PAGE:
Apart from their significant extra cost – even if one qualifies for the maximum €5,000 Government grant – the great fear I would have with the electric cars is that I’d find myself marooned in a corner of Kerry or Antrim, out of ‘juice’, and unable to access a charging point.

For more, read this week’s Connacht Tribune.

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Connacht Tribune

Covid boosts college coffers

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NUI Galway

NUI Galway reported an operating surplus of almost €19 million during the first year of the Covid-19 pandemic when its campus was closed for months.

The healthy finances reported by NUIG has prompted its student body to call for it to waive repeat exams’ fees and student levies, and to invest in mental health services.

Consolidated financial statements for NUIG for the year ended September 30 2020 show the university reported an operating surplus of €18.9 million. This was up by €16 million on the surplus generated in 2019.

The financial statement said that while Covid-19 was ‘extremely challenging’, the ‘extraordinary dedication and work ethic of its staff have mitigated against the financial impact’ of the year.

The report said a surplus of €18.9 million was a ‘commendable performance’ given that 95%  of staff and students withdrew from campus in March 2020 to study and work remotely in line with Government regulations.

It noted that core income fell by a net €4 million compared with the previous year.

“Drops in research income of €9m and a Covid-related decline in commercial and student accommodation income of some €5m were offset by increased fee income of €4m, a €3m increase in the fair value of investments, and other increases of €3m relating to Government grants and other income,” the report said.

It said that the increase in Government grants includes Covid Support grant funding from the Higher Education Authority to cover additional specific Covid-19 related costs of €2.2m.

For more, read this week’s Connacht Tribune.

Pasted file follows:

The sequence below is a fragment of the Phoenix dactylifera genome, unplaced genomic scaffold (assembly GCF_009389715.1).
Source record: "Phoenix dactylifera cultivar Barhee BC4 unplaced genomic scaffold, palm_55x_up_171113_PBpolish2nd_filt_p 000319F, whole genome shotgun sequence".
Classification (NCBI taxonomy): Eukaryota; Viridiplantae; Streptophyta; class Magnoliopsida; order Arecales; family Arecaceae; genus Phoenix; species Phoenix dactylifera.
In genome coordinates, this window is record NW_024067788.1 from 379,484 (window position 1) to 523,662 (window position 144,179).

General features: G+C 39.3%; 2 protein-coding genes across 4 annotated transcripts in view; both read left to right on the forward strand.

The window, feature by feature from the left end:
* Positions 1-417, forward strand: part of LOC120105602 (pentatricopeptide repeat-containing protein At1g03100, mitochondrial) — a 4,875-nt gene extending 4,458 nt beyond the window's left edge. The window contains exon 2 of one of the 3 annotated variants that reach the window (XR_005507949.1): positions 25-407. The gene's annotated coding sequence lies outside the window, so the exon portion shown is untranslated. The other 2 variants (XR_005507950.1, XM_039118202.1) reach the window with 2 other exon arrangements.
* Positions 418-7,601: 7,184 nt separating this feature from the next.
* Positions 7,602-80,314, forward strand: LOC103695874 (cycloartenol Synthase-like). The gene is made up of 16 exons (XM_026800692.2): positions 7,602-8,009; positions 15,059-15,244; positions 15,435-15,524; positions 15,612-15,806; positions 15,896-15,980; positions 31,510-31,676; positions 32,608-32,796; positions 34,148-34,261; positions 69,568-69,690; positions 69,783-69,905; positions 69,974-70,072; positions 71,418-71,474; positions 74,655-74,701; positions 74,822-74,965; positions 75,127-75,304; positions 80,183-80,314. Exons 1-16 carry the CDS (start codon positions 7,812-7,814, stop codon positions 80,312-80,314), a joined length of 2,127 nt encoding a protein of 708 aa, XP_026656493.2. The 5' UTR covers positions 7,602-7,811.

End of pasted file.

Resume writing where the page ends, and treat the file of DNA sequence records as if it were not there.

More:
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Connacht Tribune

Farm buildings can be used as business hubs in rural areas

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Cllr. Declan Geraghty (Ind)

RURAL farm buildings should be utilised for small business enterprises which would supplement the income of landowners as well as creating some local employment in the process.

This was the view of the vast majority of Galway councillors who passed a motion that buildings directly relating to farming be considered for other purposes that would be financially advantageous to the owners.

The matter came up for discussion at a meeting of the Galway County Development Plan when it was suggested that the farming community needed to be allowed develop small business opportunities.

A motion from Cllr. Declan Geraghty (Ind) – deviating slightly from Galway County Council policy – proposed that they be allowed carry out businesses such as the servicing and repair of machinery, land reclamation, drainage works, and agricultural contracting was carried.

The motion added that this be allowed where it is financially advantageous to locate in a given area and where it would not have an adverse impact on the environment.

The Williamstown councillor said that it could result in hundreds of small business enterprises being developed out of farm buildings.

“At the moment they cannot get planning permission for such enterprises given that they are located in a rural area,” he argued.

He was supported by Cllr. Pete Roche (FG) who went further by saying that even the establishment of pet farms or animal farms that could be opened up to the public were also options that could be considered.

“There are farm families at the moment who cannot earn a decent living out of agriculture alone and would relish the opportunity to diversify,” he added.

For more, read this week’s Connacht Tribune.

Connacht Tribune Digital Edition App

Download the Connacht Tribune Digital Edition App to access to Galway’s best-selling newspaper.

Click HERE to download it for iPhone and iPad from Apple’s App Store, or HERE to get the Android Version from Google Play.

Or purchase the Digital Edition for PC, Mac or Laptop from Pagesuite  HERE.

Get the Connacht Tribune Live app
The Connacht Tribune Live app is the home of everything that is happening in Galway City and county. It’s completely FREE and features all the latest news, sport and information on what’s on in your area. Click HERE to download it for iPhone and iPad from Apple’s App Store, or HERE to get the Android Version from Google Play.